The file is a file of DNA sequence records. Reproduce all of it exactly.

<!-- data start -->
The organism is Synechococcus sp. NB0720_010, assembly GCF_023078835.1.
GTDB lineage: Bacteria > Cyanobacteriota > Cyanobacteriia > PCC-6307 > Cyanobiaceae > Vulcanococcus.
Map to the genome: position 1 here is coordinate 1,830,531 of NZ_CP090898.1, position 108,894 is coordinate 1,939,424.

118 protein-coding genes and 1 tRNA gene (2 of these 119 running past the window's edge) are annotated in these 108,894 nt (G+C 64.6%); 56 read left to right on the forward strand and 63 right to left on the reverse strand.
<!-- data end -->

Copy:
The organism is Synechococcus sp. NB0720_010, assembly GCF_023078835.1.
GTDB lineage: Bacteria > Cyanobacteriota > Cyanobacteriia > PCC-6307 > Cyanobiaceae > Vulcanococcus.
Map to the genome: position 1 here is coordinate 1,830,531 of NZ_CP090898.1, position 108,894 is coordinate 1,939,424.

118 protein-coding genes and 1 tRNA gene (2 of these 119 running past the window's edge) are annotated in these 108,894 nt (G+C 64.6%); 56 read left to right on the forward strand and 63 right to left on the reverse strand.